Hi Steve, well this one really did resonate, although I must confess that the joy of the commute ledt me a while ago together with the chance of getting on the first few trains, let alone getting a seat! I just also wanted to honour Barry Mason, who was actually the chap who coined the labels safe and unsafe certainty/uncertainty, which were then smartly applied by Critchley and Vanstone onto a Stacey model…
Hi Kathleen. Thanks for your comment, I like the fact that commute stories seem to resonate with a number of people. Is a fascinating thing to observe – I’m always interested how the power/status dynamics change for folk who are really senior in the office but become just another human being when on the tube! Thanks too for highlighting Barry Mason’s contribution – I’d never known where those labels came from and I’ve updated my graphic to reflect it.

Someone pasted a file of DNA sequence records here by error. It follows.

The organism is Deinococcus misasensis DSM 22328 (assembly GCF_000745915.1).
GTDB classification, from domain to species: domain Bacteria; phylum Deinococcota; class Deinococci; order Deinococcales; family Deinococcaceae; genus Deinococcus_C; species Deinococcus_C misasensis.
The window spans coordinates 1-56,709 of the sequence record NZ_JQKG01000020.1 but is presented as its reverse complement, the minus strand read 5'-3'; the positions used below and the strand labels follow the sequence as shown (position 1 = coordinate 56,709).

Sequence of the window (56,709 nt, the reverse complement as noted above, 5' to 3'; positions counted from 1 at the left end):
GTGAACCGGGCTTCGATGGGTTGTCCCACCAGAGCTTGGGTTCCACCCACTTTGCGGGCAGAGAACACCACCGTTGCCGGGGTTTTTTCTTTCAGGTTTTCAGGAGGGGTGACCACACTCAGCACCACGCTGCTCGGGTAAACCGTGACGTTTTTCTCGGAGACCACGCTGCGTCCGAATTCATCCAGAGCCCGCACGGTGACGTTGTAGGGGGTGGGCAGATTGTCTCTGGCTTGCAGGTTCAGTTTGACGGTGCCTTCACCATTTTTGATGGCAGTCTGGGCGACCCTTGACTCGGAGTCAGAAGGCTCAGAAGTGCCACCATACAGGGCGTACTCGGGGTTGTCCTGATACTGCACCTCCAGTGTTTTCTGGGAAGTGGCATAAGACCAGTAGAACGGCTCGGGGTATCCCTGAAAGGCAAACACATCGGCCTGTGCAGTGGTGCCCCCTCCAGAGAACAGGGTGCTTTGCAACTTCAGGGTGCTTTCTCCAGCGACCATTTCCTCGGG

You’re absolutely right, Steve! Thank you so much for sharing your faszinating insights. Please keep up the good work!
Hi Heike, thanks for the comment. Lovely to hear from you – I remember fondly your detailed observations of the difference between English and German public transport. I was particularly impressed with the difference in train sounds that you noticed!
Steve, there’s a questionnaire, p.42, in a book called ‘Developing Management Skills for Europe’ by Whetten, Cameron and Woods, pub. Prentice Hall – now out of print I think, that looks at Tolerance of Ambiguity. There are many very useful questionnaires and analyses in this book, which has some of the most interesting material and ideas about how to become an innovative manager.
Hi Francine, thanks for your comment and the tip-off regarding the questionnaires and analyses. My stance on these types of questionnaire things is that they are very helpful ‘navigation aids’ in making sense of dynamic and ever shifting proceses and therefore can’t give absolute answers or truths. With this in mind I will be swiftly on e-bay to see if I can source a copy.